HTC 7 Trophy review: Achievement unlocked
It truly is a catchy name, but the Trophy is – so to speak – the consolation prize in the HTC Windows Phone 7 lineup. It’s not the big guy in the family nor is it the smartest. The Trophy is a middle-of-the-roader, the mass market choice. It’s the first HTC-made Windows Phone 7 device we’re reviewing and we guess it’s up to them to prove there’s no such thing as an ex PocketPC maker.
Windows Phone 7 is about sky-high hardware standards and Microsoft is not really encouraging out-of-the-box thinking. What does this mean for the HTC 7 Trophy? Well, believe it or not, this here Trophy has come onto the scene to bring the one thing that Windows Phone 7 is obviously short of – device personality.
Don’t get us wrong, WP7 is a great looking OS – and one that will only be getting better in terms of usability – but Microsoft-imposed uniformity is making it hard for manufacturers to set their products apart. They are trying to make up for that with better screens or free apps, but they still haven’t hit on a winning formula yet.
The HTC 7 Trophy will do its best to be the WP7 phone that stands out from the crowd. Since Microsoft forbids any customization, HTC took a different approach to giving the OS some individuality. Instead of offering free apps from the Marketplace, HTC have built their own – available to download for free off the HTC Hub. And the hub itself is a pinch of Sense UI sprinkled on Windows Phone 7, with some awesome exclusive apps.
- 3.8" 16M-color capacitive LCD touchscreen of WVGA resolution (480 x 800 pixels)
- Quad-band GSM/GPRS/EDGE support
- Dual-band 3G with HSDPA (7.2 Mbps) and HSUPA (2Mbps)
- Windows Phone 7 operating system
- 1GHz Snapdragon CPU, 576MB RAM, 512MB ROM
- 5 megapixel autofocus camera with LED flash, geotagging
- 720p video recording @ 25fps
- 8GB of built-in storage
- Standard 3.5mm audio jack
- Standard microUSB port (charging)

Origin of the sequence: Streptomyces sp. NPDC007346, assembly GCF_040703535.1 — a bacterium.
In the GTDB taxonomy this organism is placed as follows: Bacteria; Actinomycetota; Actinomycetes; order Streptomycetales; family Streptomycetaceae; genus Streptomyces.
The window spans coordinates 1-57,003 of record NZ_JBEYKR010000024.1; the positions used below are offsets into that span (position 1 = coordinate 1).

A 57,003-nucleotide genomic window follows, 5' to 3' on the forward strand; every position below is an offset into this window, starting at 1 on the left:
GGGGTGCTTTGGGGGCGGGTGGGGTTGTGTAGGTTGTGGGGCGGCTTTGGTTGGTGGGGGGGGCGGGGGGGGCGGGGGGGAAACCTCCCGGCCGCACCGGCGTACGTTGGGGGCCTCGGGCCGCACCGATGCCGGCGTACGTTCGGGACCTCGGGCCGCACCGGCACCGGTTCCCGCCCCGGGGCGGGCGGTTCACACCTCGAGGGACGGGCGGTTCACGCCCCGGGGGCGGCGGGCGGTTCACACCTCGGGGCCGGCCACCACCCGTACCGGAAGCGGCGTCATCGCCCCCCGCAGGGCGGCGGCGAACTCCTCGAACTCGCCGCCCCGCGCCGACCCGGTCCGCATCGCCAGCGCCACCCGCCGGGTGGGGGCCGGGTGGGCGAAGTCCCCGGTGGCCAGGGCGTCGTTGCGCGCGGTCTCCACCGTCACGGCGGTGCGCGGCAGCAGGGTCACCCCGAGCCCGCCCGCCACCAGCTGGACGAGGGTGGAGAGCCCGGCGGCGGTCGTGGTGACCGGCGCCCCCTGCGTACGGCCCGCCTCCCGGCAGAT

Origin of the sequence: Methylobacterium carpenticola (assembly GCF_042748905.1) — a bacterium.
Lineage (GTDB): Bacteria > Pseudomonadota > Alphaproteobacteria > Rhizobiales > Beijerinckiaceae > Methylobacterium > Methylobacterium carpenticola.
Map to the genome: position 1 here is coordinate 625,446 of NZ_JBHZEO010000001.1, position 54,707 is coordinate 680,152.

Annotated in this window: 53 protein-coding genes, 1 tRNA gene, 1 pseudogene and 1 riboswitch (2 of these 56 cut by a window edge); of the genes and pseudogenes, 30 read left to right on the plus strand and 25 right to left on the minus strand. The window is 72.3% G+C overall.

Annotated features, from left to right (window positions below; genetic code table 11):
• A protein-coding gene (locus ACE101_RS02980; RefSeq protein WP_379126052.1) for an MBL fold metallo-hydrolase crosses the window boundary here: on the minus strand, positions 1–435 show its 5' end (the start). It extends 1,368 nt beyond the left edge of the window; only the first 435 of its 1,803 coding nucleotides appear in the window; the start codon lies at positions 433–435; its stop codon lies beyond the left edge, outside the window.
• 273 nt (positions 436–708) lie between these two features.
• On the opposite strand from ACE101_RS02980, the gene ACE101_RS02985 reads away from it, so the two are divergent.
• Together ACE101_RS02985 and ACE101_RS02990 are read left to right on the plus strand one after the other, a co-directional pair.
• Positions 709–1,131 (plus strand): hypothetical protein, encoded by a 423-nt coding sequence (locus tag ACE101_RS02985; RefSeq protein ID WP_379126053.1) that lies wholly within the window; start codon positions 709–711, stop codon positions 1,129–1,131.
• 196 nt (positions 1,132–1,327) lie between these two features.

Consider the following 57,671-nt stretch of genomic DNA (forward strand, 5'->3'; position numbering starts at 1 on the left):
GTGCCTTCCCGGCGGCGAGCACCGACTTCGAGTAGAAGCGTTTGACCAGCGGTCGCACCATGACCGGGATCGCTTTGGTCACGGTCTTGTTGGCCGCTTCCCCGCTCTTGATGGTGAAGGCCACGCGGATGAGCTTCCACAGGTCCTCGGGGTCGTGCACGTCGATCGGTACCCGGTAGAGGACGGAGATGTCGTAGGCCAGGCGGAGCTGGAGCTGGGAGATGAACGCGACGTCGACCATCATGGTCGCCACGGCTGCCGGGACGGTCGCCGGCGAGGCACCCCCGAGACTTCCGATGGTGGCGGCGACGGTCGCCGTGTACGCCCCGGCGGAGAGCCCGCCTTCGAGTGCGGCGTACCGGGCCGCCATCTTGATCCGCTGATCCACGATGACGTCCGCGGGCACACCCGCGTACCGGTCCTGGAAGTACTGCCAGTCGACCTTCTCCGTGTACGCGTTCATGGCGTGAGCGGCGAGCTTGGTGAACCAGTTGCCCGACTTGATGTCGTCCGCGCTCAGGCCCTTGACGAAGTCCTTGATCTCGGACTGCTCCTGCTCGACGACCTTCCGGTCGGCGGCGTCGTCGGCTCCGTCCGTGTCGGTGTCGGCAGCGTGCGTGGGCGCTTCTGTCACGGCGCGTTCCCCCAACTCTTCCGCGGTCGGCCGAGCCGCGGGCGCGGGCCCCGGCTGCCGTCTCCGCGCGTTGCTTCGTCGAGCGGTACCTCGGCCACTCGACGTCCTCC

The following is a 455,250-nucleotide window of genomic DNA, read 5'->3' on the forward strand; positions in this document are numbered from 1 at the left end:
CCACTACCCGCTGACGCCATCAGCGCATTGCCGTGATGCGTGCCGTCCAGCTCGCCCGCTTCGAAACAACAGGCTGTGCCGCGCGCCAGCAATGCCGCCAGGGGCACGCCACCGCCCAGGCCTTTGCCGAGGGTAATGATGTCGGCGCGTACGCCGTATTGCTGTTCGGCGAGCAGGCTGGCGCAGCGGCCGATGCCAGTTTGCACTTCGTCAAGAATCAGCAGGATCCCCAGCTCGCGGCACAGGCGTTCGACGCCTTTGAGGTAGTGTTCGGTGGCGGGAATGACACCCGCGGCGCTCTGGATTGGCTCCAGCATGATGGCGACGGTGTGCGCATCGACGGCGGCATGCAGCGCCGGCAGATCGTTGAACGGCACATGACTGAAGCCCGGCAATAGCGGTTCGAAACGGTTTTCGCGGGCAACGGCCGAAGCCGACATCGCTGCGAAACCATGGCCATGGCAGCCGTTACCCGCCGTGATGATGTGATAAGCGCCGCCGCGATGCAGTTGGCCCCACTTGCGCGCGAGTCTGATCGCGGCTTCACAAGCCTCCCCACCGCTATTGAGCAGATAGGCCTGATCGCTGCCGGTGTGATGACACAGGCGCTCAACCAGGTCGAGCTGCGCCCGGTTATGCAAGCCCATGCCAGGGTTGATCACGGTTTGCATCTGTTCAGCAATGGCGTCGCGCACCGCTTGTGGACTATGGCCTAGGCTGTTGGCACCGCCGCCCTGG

- Dolby Mobile and SRS sound enhancement
- Wi-Fi b/g/n
- Bluetooth 2.1 with A2DP
- Accelerometer for screen auto rotation
- Office document editor
- Facebook integration and cloud services
- Built-in A-GPS receiver
- Stereo FM Radio with RDS
- Comes with HTC Hub and exclusive HTC apps
- Voice-to-text functionality
- Non-expandable storage
- Average display
- No lens protection
- Disappointing audio quality
- No system-wide file manager
- No Bluetooth file transfers
- No USB mass storage mode
- Limited third-party apps availability
- No Flash (nor Silverlight) support in the browser
- Too dependent on Zune software for file management and syncing
- No video calls
- New ringtones available only through the Marketplace (fixed in Mango)
- Music player lacks equalizer presets
- No multitasking (fixed in Mango)
- No copy/paste (fixed in NoDo)
- No DivX/XviD video support (automatic transcoding provided by Zune software)
- No sign of free Bing maps Navigation so far (fixed in Mango)
- No internet tethering support (fixed in Mango)
- No handwriting recognition support
Windows Phone 7 doesn’t have the luxury to break itself in gently to the smartphone arena like the iOS did. Microsoft’s new platform has been released into fierce OS competition with Google and Apple leading the way. Microsoft knows that best and will spare no effort to promote their Windows Phone 7. From funny TV ads and massive billboards, exclusive operator deals and even Xbox Live Arcade, they’re trying to make the biggest marketing impact in as short a time as possible. Not to mention product placement: WP7 phones are displacing iPhones in some of the highly-rated TV shows and recent blockbusters.
Alright, that’s a new platform that users need to hear about. As for individual devices, it will be up to the manufacturers to tout their strengths. In the case of the Trophy, you just can’t go around promoting a brand new Windows device from the makers of some the best Android phones. Nor can you refer to HTC’s record with Microsoft powered devices. Comparing Windows Phone 7 to PocketPC won’t make sense really.
Anyway, whether it’s the Trophy – or any other Windows Phone 7 handset – you may as well take the premium hardware for granted. It’s Microsoft’s way or the highway and it’s a deal that users are not likely to mind. HTC have kindly added an exclusive software package and stylish looks. Build and finish have always been an HTC forte and that’s where we start, right after the jump.
Reviews > HTC 7 Trophy review: Achievement unlocked